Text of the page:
Have you ever been to the seaside in the evening and seen the water close to shore shimmering? If you have, it’s because of a species of plankter called
Noctiluca scintillans, also known as sea sparkle. These single-cell organisms are bioluminescent (living organisms that produce light) when disturbed. It’s thought the glowing is a type of defence mechanism to keep other creatures from eating them.
Sea sparkles are so small that a single drop of water can contain thousands of them. They’re normally found close to shore in warmer sea water and there’s also more of them when the weather is warm.
Sea sparkles are a species of dinoflagellate, which can also cause red tide. This happens when there’s a build-up (or bloom) of certain types of dinoflagellates, which turns the sea bright red. Red tides can poison fish and humans can get sick from eating shellfish caught during red tide.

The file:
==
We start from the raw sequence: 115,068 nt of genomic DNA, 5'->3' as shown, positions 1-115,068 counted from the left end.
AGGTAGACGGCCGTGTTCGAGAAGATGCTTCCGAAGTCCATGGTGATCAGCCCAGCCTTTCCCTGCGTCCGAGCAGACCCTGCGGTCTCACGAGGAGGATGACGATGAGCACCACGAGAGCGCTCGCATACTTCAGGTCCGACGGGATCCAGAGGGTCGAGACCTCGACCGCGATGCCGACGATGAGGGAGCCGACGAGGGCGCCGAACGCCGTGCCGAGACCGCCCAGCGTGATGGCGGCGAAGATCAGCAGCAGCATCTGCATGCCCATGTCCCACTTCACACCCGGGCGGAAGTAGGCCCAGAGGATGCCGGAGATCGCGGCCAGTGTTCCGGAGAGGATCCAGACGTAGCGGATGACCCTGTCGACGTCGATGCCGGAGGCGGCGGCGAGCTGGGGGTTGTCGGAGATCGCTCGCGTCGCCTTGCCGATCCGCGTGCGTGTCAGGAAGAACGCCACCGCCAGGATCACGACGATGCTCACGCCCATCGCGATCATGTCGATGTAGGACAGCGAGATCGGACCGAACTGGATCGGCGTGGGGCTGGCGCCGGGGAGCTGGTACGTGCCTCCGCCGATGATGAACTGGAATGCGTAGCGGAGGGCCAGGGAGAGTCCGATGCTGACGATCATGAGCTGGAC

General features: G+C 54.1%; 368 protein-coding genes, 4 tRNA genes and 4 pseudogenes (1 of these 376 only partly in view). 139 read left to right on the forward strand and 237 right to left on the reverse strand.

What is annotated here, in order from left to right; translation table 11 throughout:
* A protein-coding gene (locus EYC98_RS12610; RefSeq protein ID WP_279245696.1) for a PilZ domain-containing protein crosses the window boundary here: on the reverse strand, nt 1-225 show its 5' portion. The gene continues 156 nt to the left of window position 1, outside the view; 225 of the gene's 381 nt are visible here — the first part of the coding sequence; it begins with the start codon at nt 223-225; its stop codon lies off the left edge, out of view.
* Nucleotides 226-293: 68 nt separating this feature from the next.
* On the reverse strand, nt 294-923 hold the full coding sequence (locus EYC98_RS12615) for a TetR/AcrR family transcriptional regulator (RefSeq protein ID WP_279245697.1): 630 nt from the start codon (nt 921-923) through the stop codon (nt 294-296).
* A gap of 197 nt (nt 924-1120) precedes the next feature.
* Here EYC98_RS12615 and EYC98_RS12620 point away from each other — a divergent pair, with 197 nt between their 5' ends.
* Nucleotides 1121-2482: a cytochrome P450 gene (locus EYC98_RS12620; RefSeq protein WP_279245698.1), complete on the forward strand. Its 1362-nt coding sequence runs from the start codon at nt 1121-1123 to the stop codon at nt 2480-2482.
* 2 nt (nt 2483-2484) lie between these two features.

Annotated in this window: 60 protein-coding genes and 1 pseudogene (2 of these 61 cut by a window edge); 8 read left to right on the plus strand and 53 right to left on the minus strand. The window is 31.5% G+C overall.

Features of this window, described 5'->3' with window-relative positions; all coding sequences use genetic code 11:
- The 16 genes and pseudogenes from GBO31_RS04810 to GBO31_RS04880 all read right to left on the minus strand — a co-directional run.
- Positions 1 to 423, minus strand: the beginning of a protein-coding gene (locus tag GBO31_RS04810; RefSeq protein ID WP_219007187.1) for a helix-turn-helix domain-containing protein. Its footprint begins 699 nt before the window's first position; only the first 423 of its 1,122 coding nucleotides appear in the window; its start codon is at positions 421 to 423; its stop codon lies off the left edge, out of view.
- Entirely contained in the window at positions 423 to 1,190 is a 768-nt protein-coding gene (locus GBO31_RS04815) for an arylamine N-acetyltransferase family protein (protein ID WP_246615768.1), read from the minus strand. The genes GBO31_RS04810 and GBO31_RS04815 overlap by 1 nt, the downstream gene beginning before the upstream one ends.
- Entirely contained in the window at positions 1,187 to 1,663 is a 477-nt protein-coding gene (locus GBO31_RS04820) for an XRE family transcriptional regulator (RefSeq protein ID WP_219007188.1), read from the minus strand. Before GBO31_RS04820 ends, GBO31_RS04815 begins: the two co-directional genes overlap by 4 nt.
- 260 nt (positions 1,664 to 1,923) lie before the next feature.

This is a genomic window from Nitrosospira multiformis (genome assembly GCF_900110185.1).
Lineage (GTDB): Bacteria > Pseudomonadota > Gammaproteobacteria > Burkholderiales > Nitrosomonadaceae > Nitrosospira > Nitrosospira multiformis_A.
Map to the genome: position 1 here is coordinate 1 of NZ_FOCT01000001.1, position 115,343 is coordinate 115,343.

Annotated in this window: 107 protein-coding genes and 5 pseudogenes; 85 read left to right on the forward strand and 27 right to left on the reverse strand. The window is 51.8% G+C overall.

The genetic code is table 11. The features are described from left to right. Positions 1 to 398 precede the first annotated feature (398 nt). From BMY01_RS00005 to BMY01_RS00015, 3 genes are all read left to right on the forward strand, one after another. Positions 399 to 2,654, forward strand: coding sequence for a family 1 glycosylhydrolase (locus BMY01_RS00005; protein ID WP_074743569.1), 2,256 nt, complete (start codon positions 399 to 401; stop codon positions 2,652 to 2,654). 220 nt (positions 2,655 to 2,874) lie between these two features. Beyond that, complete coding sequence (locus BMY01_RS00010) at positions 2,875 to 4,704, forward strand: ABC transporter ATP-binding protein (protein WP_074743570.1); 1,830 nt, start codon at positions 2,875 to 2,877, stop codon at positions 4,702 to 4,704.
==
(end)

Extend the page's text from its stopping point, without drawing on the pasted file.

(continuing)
Sea sparkle, a type of phytoplankton, glows in the dark when disturbed. The word plankton comes from the Greek word “planktos”, which means “wanderer” or “drifter”. The study of plankton is called planktonology.